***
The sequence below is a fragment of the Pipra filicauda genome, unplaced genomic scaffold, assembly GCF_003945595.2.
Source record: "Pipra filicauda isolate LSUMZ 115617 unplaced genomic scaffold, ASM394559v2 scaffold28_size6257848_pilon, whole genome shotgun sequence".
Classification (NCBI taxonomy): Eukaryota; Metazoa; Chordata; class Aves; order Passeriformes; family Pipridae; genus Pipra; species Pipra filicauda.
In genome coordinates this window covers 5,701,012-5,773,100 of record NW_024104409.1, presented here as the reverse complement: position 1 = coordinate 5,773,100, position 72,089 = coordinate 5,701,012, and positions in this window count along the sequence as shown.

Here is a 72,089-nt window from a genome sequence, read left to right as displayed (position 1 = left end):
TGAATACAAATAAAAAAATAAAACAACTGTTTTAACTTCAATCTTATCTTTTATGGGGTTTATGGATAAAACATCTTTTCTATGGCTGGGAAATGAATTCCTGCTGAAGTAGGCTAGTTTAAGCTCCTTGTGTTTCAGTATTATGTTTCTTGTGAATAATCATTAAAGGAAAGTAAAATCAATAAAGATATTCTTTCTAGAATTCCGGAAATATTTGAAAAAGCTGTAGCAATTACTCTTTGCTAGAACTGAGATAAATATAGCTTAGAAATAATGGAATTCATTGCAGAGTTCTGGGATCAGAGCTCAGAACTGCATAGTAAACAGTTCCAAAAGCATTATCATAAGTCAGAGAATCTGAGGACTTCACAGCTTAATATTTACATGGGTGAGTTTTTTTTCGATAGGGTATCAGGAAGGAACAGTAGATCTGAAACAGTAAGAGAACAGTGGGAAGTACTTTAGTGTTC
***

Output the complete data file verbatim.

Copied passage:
The sequence below is a fragment of the Pipra filicauda genome, unplaced genomic scaffold, assembly GCF_003945595.2.
Source record: "Pipra filicauda isolate LSUMZ 115617 unplaced genomic scaffold, ASM394559v2 scaffold28_size6257848_pilon, whole genome shotgun sequence".
Classification (NCBI taxonomy): Eukaryota; Metazoa; Chordata; class Aves; order Passeriformes; family Pipridae; genus Pipra; species Pipra filicauda.
In genome coordinates this window covers 5,701,012-5,773,100 of record NW_024104409.1, presented here as the reverse complement: position 1 = coordinate 5,773,100, position 72,089 = coordinate 5,701,012, and positions in this window count along the sequence as shown.

Here is a 72,089-nt window from a genome sequence, read left to right as displayed (position 1 = left end):
TGAATACAAATAAAAAAATAAAACAACTGTTTTAACTTCAATCTTATCTTTTATGGGGTTTATGGATAAAACATCTTTTCTATGGCTGGGAAATGAATTCCTGCTGAAGTAGGCTAGTTTAAGCTCCTTGTGTTTCAGTATTATGTTTCTTGTGAATAATCATTAAAGGAAAGTAAAATCAATAAAGATATTCTTTCTAGAATTCCGGAAATATTTGAAAAAGCTGTAGCAATTACTCTTTGCTAGAACTGAGATAAATATAGCTTAGAAATAATGGAATTCATTGCAGAGTTCTGGGATCAGAGCTCAGAACTGCATAGTAAACAGTTCCAAAAGCATTATCATAAGTCAGAGAATCTGAGGACTTCACAGCTTAATATTTACATGGGTGAGTTTTTTTTCGATAGGGTATCAGGAAGGAACAGTAGATCTGAAACAGTAAGAGAACAGTGGGAAGTACTTTAGTGTTC